Ventricular septal disease, aka VSD, can strike cats, dogs, and humans! But just because your pet has a heart murmur or an irregular heartbeat doesn’t mean it’s VSD. This is why we dedicated an article all about ventricular septal disease in dogs and cats so that if you suddenly find yourself the owner of a pet that develops this condition, you’ll be better prepared for what to expect.
So, without further ado, let’s dive right in!
What is Ventricular Septal Disease?
As you may know, the heart comprises the right and left ventricles and the right and left atrium. The ventricular septum is the wall between the two ventricles. The job of it is to help control the blood flow. When there is a septal defect, there is a problem with the wall that impacts the blood flow. In dogs, the most common type of VSD is subaortic. This means it happens below the aortic valve rather than above it.
Now it’s essential to remember…
The heart’s blood flow can be obstructed in many ways— he disease name changes depending on where and how it is blocked. Eft ventricular obstruction is known as subaortic stenosis.
Clinical Signs & Symptoms of VSD
While it can happen to cats and dogs, it’s a bit more common in cats. He tricky thing is that many of them are asymptomatic. It has an owner, hat means you won’t notice a difference in your cat. f there are any symptoms, it will be things like breathing problems, exercise intolerance, or coughing. reathing problems like this occur since a left ventricular problem like VSD can cause a problem with blood delivery to the lungs, aka causing pulmonary issues.
Ventricular septal defects are most likely genetic.
Diagnosis of Ventricular Septal Defect in Pets
If you think something is wrong with your dog or cat, always take them to the vet for a diagnosis. Ow’s an excellent time to mention – we are not vets or medical professionals. You’re, the purpose here is only to provide information. One should be interpreted as a diagnosis, treatment, or cure.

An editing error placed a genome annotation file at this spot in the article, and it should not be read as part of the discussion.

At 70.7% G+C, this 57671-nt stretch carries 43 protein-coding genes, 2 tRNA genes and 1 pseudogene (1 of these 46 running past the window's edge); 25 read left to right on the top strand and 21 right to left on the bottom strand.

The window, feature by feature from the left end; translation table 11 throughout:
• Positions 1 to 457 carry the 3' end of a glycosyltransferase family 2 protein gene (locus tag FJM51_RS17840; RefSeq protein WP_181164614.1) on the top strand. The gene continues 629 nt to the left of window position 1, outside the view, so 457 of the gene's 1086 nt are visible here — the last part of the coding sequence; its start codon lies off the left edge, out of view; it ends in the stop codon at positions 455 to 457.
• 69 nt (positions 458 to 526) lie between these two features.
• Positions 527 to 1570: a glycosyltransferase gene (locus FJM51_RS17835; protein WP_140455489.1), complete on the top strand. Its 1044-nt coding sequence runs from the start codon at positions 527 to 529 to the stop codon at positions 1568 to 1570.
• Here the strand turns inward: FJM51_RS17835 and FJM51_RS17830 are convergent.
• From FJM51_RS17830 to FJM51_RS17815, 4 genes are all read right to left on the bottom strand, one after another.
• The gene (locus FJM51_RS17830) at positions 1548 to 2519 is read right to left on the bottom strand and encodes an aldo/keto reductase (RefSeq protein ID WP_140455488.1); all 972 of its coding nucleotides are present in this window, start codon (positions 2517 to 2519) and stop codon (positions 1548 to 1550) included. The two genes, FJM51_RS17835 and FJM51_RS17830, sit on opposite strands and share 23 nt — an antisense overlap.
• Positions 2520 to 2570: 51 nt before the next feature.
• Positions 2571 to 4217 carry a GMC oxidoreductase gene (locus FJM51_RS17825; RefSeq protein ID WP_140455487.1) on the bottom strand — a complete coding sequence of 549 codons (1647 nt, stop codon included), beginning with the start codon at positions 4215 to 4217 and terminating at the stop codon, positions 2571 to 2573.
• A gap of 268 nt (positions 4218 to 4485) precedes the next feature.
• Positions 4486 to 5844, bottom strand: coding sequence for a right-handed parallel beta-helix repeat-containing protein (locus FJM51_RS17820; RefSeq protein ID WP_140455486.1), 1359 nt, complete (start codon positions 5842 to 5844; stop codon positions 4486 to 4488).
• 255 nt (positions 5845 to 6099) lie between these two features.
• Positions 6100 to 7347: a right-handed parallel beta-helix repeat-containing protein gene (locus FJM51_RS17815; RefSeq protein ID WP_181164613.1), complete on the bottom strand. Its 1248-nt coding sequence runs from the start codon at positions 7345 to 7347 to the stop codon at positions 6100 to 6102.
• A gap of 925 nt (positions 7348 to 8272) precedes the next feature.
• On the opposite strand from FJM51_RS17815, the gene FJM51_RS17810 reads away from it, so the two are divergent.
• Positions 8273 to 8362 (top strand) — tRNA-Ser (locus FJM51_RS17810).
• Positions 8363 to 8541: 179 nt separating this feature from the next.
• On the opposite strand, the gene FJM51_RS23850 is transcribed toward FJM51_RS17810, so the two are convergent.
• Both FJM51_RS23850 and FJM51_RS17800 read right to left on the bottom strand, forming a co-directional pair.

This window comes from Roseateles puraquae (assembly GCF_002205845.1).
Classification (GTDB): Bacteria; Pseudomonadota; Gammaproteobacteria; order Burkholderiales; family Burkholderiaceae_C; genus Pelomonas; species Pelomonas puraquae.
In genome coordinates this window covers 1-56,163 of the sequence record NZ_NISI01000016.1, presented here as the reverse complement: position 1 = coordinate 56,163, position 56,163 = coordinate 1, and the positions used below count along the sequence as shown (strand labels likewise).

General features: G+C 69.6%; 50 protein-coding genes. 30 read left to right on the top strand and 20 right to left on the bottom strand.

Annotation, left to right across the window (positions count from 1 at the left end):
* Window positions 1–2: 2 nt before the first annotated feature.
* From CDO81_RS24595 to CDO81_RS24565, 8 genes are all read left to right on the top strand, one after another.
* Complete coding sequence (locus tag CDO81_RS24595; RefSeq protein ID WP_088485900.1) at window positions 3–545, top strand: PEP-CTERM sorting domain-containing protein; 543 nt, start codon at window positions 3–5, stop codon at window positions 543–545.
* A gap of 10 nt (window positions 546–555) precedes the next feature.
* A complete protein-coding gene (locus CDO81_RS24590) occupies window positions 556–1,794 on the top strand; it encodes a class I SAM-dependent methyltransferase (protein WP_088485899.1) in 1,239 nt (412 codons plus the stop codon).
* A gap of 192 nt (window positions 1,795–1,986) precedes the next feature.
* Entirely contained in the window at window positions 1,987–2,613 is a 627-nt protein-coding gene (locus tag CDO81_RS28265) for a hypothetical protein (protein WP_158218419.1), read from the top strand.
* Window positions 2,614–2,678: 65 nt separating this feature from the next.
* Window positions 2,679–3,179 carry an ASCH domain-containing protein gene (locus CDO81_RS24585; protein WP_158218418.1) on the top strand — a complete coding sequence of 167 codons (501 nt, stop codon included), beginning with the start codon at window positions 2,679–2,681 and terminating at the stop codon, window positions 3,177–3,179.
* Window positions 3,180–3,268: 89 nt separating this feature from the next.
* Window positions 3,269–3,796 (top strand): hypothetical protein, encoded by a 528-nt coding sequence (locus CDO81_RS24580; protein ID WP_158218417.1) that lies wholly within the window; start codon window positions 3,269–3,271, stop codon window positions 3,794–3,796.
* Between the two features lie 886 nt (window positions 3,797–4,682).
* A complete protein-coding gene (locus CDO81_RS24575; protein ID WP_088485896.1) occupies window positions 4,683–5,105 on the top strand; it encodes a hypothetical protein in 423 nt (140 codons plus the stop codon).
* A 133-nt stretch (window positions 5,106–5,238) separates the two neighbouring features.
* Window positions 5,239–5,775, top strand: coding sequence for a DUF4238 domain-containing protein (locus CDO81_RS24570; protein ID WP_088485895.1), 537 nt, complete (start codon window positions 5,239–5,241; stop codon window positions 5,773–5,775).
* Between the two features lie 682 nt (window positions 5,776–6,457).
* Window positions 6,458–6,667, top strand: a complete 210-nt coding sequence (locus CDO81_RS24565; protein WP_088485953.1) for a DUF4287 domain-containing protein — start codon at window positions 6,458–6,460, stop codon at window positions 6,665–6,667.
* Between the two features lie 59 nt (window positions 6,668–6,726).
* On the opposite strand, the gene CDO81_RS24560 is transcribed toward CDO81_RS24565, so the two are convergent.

This brings us to…
Were we like to remind folks that we here at IndulgeYourPet are not doctors, veterinarians, or medical professionals. We are a bunch of folks passionate about animals and only want what’s best for them. If you feel your pet may have ventricular septal disease (or any other health issue), you’ll want to have them checked out by a vet ASAP!
An early diagnosis will often lead to the “best” medical outcome for your pet regardless of what is bothering them, but beyond that, diagnosing a medical condition early could save you a bundle in medical costs!
Okay, now that that’s out of the way…
Many animals get diagnosed with VSD almost accidentally (as we stated, there may not be signs). He vet might notice it during another test, like a thoracic x-ray, complete blood profile, or urinalysis. owever, it is possible that if you see symptoms, the vet can diagnose it using the same tests. f a pet has a holosystolic murmur, the vet may also look into VSD.
Treatment of VSD
Now that you know your dog has VSD, you are probably looking for a treatment option. Here are a few options requiring a cardiopulmonary bypass or some heart surgery. Our pet will likely need a left-to-right or right-to-left shunt to help. Hey, they may also need artery banding.
Because of the heart…
It is rather delicate, and many things are interrelated; your pet’s heart may have multiple problems. o, the treatment will vary based on this. Ome dogs will additionally have congestive heart failure (which you probably know is a big deal). In contrast, others will suffer from tetralogy of fallot or another problem. he exact treatment will vary depending on this.
Cost of Treatment
Some people choose not to treat their dogs or give them palliative care. His is undoubtedly the cheapest option, but your dog will not live as long. f you choose to go with surgery, it’s likely to be $1500-6000, depending on the needed heart surgery. This is also why we here at IndulgeYourPet also recommend that any new pet owner take a moment and see what it might cost for you to purchase a pet insurance policy for your new animal.
Now will a pet insurance policy be suitable for everyone?
No, probably not. Ut until you fully understand what these policies “will” and “won’t” cover and how much these pet insurance policies cost, how will you know if one might be right for you?
For more information on who we feel currently offers the “best” pet insurance policies out there, we would encourage you to check out our Best Pet Insurance Policies article.